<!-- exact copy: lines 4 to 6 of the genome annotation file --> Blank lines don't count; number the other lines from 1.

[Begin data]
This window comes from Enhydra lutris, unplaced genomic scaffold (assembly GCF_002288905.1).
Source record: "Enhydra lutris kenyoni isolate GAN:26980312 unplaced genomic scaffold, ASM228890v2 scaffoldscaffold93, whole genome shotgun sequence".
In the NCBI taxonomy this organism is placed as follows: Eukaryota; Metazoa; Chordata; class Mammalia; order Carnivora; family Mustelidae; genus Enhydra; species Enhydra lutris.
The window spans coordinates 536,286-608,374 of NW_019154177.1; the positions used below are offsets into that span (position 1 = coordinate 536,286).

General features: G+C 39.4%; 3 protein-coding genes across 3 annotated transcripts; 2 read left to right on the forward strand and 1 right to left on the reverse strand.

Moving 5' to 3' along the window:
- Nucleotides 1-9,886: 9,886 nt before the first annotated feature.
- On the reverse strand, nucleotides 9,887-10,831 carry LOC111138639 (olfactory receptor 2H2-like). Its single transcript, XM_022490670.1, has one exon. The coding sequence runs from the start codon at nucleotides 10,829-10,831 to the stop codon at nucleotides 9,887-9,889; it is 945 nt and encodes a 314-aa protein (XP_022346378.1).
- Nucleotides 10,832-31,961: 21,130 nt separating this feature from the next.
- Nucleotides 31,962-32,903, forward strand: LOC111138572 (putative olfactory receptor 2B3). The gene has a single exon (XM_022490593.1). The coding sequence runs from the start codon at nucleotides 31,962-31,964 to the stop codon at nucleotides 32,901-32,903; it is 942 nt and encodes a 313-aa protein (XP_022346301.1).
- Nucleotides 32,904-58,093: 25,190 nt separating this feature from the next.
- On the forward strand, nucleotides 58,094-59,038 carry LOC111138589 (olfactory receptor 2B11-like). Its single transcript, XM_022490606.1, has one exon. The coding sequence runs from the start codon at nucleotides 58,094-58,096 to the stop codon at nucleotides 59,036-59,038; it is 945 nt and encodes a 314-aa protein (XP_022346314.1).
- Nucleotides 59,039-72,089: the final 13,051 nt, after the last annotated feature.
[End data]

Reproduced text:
The window spans coordinates 536,286-608,374 of NW_019154177.1; the positions used below are offsets into that span (position 1 = coordinate 536,286).

General features: G+C 39.4%; 3 protein-coding genes across 3 annotated transcripts; 2 read left to right on the forward strand and 1 right to left on the reverse strand.

Moving 5' to 3' along the window: